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Earlier seeding for better crop establishment plus cost savings achieved through fewer passes are two of the key benefits arising from a Leicestershire farming company’s decision to Till-Seed 700 acres of oil seed rape this year.

Adam TaylorPatrick Taylor and sons Shaun and Adam farm in partnership at Ingleberry Farm, Ingleberry Road, Shepshed, near Loughborough. The business extends to approximately 4,500 acres, from Derby to Leicester, and down to Birmingham.

The main crops are winter wheat and oil seed rape, supplemented by some spring malting barley, and spring beans. The crop rotation is geared to what suits each particular farm but in general, is based on oil seed rape, then wheat, with a second wheat on the stronger land. In some instances spring beans or spring barley have been used in the rotation.

On the lighter land, recently they have been going back in with rape and barley or beans.

Prior to Till-Seeding, the system for oil seed rape was to spray off with Roundup, disc, then drill and roll. An additional pass with a press is used on 20-30 per cent of the land, where there are clods.

A key factor for trying the Till-Seeding technique, using an OPICO Variocast electronic seeder mounted on a Cousins 9-leg trailed subsoiler, was timing – to get the oil seed rape in earlier.

Oilseed rape“Some of the land was rutted last year due to the wet season. So, after spraying, we cultivated with a light tined cultivator, then went in with the subsoiler and Variocast seeder. Then we rolled and slug pelleted virtually everything,” explained Adam Taylor.

“On some land we just sprayed off then went straight into the stubble. Some was on baled ground, some was on chopped straw.”

Till-Seeding was used on two blocks of rape – one of 594 acres of Astrid, Lioness and Expert near Coleshill, Birmingham and a further 104 acres of Astrid and Disco on heavy land close to East Midlands Airport.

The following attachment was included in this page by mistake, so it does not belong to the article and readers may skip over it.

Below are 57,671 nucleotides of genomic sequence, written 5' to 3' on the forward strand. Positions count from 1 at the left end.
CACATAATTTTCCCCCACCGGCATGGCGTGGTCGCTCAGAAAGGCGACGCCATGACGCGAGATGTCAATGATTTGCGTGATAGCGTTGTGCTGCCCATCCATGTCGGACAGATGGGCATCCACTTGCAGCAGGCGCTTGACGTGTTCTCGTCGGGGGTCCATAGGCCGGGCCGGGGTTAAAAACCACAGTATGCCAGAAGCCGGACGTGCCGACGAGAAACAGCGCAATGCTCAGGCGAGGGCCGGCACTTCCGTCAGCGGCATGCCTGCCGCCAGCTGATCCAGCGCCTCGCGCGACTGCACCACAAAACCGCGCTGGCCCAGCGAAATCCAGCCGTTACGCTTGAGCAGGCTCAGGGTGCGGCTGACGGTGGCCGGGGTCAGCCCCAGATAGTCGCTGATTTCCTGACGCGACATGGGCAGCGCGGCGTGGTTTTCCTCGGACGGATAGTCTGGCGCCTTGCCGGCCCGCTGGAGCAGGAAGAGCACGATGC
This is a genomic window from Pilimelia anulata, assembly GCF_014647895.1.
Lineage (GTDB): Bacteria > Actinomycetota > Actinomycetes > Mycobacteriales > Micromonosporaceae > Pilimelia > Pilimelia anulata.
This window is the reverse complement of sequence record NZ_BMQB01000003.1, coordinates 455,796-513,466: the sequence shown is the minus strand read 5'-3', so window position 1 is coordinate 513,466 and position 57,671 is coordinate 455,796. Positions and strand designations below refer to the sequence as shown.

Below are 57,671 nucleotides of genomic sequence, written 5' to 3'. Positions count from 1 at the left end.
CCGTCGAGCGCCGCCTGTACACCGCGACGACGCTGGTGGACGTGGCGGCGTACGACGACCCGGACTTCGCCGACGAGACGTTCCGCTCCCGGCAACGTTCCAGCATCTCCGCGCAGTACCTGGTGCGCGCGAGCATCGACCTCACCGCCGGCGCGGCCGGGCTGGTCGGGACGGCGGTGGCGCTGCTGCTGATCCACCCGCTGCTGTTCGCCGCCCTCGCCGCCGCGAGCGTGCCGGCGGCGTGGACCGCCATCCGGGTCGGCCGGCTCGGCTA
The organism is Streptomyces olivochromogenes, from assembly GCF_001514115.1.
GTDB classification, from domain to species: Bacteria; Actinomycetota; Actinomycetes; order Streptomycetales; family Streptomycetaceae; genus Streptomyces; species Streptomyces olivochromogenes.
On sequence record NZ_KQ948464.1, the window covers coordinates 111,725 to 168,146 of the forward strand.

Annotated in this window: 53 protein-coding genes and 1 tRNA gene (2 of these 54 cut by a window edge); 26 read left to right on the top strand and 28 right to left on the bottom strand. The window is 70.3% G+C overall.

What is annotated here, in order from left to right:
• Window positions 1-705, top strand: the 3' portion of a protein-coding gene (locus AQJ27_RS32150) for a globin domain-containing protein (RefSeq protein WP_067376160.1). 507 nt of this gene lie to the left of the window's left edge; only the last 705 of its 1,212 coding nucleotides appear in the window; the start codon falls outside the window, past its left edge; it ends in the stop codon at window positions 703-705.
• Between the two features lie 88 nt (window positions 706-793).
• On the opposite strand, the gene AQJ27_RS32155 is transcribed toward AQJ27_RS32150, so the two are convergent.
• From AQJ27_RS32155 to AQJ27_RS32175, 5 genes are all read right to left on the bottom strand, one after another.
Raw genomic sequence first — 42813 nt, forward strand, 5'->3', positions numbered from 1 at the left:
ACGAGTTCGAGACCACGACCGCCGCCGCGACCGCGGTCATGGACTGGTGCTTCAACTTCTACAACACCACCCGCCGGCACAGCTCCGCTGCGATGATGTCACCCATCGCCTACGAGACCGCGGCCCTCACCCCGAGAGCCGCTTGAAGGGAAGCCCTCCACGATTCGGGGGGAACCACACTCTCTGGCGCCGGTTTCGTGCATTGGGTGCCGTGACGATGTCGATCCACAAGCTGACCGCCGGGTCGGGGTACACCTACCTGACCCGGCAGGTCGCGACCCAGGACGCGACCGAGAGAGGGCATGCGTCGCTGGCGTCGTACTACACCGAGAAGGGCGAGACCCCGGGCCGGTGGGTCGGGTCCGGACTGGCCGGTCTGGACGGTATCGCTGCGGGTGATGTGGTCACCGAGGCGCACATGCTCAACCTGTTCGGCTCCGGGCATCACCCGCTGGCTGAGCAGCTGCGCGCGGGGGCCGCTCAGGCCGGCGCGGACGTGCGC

“We’ve had a better take,” said Mr Taylor. “On these conventional oil seed rapes we went in at 7 –7.5 kg. Where it was straight into the stubble it seemed about right but where it was on the worked ground germination was greater resulting in a crop that is a bit thick, particularly on the lighter ground.

OSR plant“In general establishment has been very good. We did have a bit of moisture, which is quite crucial, particularly when you are seeding straight into the stubble. We rolled it all behind which again is crucial, twice on the heavy land.

“There have been some slug problems. We have had to re-drill about 35 acres behind the Variocast but having said that, we have had to re-drill behind the Horsch drill as well.

“In general we are very pleased with it. Basically we have cut the cost of the drill out.”

The two main advantages, says Mr Taylor, lie in the cost saving and the ability to get the crop in early to get a bigger establishment. “We’ve not used the system in a wet year so we’ve no experience of that. But it does leave the ground in very good heart because we go through with a subsoiler and 12 metre rollers. We stick to the tramlines, so there is no compaction.”

They will definitely continue with the system and in all likelihood will extend its use, although they will continue to drill as well. “We’re not ones for rushing in, we like to try it and see what happens. I think where there is stubble you have got to allow a little more seed. Where we cultivated, we felt it went a bit too thick and next year we’ll probably cut the seed back.”